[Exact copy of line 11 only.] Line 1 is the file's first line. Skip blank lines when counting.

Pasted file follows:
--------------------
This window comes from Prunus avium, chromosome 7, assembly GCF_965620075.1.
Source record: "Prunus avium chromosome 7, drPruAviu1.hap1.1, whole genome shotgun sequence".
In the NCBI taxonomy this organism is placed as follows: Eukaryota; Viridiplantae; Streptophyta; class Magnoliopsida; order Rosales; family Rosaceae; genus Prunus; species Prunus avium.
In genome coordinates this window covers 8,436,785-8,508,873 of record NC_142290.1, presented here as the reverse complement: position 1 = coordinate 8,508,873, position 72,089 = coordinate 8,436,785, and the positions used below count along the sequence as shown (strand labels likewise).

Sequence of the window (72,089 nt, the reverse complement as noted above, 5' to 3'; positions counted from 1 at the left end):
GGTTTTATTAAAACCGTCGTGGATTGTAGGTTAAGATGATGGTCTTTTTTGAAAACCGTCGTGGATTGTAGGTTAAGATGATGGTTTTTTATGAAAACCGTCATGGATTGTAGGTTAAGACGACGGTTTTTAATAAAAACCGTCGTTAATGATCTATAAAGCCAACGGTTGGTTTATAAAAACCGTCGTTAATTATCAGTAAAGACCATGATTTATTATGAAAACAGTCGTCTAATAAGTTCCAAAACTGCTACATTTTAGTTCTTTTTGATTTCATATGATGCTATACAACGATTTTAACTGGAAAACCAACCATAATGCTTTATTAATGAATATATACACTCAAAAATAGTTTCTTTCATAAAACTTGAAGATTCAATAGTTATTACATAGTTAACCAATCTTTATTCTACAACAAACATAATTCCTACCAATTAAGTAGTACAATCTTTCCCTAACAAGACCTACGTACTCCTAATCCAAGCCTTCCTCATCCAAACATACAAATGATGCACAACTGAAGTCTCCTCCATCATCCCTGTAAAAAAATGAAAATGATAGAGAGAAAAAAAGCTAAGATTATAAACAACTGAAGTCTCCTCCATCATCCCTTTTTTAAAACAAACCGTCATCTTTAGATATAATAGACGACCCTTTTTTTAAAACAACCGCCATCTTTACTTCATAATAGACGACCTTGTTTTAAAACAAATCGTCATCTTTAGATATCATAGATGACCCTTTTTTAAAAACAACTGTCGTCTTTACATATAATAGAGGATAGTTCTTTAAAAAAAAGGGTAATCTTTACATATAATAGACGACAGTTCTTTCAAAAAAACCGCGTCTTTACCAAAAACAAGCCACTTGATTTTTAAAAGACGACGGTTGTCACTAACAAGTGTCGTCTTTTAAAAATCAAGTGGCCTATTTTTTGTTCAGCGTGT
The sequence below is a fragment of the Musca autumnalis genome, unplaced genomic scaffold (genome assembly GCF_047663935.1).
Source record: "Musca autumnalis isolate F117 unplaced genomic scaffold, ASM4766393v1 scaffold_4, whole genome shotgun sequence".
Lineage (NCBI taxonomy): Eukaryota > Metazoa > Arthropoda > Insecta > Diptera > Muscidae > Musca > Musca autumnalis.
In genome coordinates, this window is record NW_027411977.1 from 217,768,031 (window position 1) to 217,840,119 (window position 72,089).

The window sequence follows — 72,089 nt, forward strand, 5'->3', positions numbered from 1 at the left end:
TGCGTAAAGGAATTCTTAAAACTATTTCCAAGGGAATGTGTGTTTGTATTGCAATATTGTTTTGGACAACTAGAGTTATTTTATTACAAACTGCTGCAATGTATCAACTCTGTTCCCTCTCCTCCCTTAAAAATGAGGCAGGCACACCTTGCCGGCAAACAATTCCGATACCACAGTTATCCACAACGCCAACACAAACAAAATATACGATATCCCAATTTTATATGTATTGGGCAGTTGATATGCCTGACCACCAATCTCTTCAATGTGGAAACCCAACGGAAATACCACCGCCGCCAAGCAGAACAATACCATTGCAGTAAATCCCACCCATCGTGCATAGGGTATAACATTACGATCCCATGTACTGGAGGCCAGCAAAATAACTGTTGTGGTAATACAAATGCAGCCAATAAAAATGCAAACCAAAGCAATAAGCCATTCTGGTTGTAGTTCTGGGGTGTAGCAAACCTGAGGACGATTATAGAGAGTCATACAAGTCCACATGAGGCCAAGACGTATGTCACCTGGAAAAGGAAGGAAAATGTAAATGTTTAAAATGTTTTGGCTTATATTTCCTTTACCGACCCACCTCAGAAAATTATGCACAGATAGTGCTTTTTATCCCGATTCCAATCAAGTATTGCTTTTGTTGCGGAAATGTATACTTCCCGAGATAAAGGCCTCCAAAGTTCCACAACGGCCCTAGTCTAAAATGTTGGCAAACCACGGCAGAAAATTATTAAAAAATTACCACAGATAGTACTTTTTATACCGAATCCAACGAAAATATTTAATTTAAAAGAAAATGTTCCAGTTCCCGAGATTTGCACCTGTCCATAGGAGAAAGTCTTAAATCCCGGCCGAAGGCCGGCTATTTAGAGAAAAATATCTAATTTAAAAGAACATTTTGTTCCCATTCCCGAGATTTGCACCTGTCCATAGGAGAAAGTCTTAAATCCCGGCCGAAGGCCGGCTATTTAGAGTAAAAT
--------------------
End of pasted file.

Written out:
The window sequence follows — 72,089 nt, forward strand, 5'->3', positions numbered from 1 at the left end: